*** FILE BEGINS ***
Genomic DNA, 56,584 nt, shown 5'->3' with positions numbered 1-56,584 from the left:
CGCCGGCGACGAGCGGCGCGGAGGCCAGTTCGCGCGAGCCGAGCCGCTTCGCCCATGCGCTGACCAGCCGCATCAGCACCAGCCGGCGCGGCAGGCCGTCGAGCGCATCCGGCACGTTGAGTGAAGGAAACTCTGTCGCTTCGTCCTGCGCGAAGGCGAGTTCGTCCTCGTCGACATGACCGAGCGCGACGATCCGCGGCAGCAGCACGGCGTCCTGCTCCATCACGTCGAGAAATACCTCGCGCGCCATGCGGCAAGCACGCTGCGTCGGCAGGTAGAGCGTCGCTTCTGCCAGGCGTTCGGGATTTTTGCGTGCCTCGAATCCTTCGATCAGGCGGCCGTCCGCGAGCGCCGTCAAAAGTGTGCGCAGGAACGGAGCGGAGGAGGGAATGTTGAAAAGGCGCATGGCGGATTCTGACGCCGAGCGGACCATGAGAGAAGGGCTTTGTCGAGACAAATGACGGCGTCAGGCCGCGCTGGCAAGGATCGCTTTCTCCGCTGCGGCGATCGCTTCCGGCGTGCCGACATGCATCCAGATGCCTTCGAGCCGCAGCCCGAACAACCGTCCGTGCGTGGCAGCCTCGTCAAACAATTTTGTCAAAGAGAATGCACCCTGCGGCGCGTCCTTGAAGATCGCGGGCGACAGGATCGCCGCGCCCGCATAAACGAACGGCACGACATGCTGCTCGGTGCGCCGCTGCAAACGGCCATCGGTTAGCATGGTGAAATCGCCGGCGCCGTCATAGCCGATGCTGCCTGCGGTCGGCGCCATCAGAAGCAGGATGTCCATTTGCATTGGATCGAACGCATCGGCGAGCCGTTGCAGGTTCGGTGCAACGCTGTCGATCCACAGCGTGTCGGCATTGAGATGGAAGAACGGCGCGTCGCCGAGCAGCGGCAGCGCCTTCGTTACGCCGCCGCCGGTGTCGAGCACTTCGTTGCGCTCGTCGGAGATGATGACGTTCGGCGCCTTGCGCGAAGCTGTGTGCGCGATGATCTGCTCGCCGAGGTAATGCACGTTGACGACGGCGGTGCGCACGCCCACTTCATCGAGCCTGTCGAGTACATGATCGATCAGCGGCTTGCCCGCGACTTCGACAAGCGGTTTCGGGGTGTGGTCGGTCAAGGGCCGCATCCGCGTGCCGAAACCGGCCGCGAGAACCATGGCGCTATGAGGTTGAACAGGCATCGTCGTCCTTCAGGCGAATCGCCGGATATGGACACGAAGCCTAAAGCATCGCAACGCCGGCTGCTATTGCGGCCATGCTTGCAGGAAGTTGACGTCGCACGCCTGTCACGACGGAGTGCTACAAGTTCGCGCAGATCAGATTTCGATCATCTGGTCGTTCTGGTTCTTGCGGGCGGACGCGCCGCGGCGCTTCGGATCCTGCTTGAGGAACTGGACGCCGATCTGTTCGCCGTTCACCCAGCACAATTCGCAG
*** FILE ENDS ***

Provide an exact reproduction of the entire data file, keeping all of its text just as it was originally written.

Genomic DNA, 56,584 nt, shown 5'->3' with positions numbered 1-56,584 from the left:
CGCCGGCGACGAGCGGCGCGGAGGCCAGTTCGCGCGAGCCGAGCCGCTTCGCCCATGCGCTGACCAGCCGCATCAGCACCAGCCGGCGCGGCAGGCCGTCGAGCGCATCCGGCACGTTGAGTGAAGGAAACTCTGTCGCTTCGTCCTGCGCGAAGGCGAGTTCGTCCTCGTCGACATGACCGAGCGCGACGATCCGCGGCAGCAGCACGGCGTCCTGCTCCATCACGTCGAGAAATACCTCGCGCGCCATGCGGCAAGCACGCTGCGTCGGCAGGTAGAGCGTCGCTTCTGCCAGGCGTTCGGGATTTTTGCGTGCCTCGAATCCTTCGATCAGGCGGCCGTCCGCGAGCGCCGTCAAAAGTGTGCGCAGGAACGGAGCGGAGGAGGGAATGTTGAAAAGGCGCATGGCGGATTCTGACGCCGAGCGGACCATGAGAGAAGGGCTTTGTCGAGACAAATGACGGCGTCAGGCCGCGCTGGCAAGGATCGCTTTCTCCGCTGCGGCGATCGCTTCCGGCGTGCCGACATGCATCCAGATGCCTTCGAGCCGCAGCCCGAACAACCGTCCGTGCGTGGCAGCCTCGTCAAACAATTTTGTCAAAGAGAATGCACCCTGCGGCGCGTCCTTGAAGATCGCGGGCGACAGGATCGCCGCGCCCGCATAAACGAACGGCACGACATGCTGCTCGGTGCGCCGCTGCAAACGGCCATCGGTTAGCATGGTGAAATCGCCGGCGCCGTCATAGCCGATGCTGCCTGCGGTCGGCGCCATCAGAAGCAGGATGTCCATTTGCATTGGATCGAACGCATCGGCGAGCCGTTGCAGGTTCGGTGCAACGCTGTCGATCCACAGCGTGTCGGCATTGAGATGGAAGAACGGCGCGTCGCCGAGCAGCGGCAGCGCCTTCGTTACGCCGCCGCCGGTGTCGAGCACTTCGTTGCGCTCGTCGGAGATGATGACGTTCGGCGCCTTGCGCGAAGCTGTGTGCGCGATGATCTGCTCGCCGAGGTAATGCACGTTGACGACGGCGGTGCGCACGCCCACTTCATCGAGCCTGTCGAGTACATGATCGATCAGCGGCTTGCCCGCGACTTCGACAAGCGGTTTCGGGGTGTGGTCGGTCAAGGGCCGCATCCGCGTGCCGAAACCGGCCGCGAGAACCATGGCGCTATGAGGTTGAACAGGCATCGTCGTCCTTCAGGCGAATCGCCGGATATGGACACGAAGCCTAAAGCATCGCAACGCCGGCTGCTATTGCGGCCATGCTTGCAGGAAGTTGACGTCGCACGCCTGTCACGACGGAGTGCTACAAGTTCGCGCAGATCAGATTTCGATCATCTGGTCGTTCTGGTTCTTGCGGGCGGACGCGCCGCGGCGCTTCGGATCCTGCTTGAGGAACTGGACGCCGATCTGTTCGCCGTTCACCCAGCACAATTCGCAG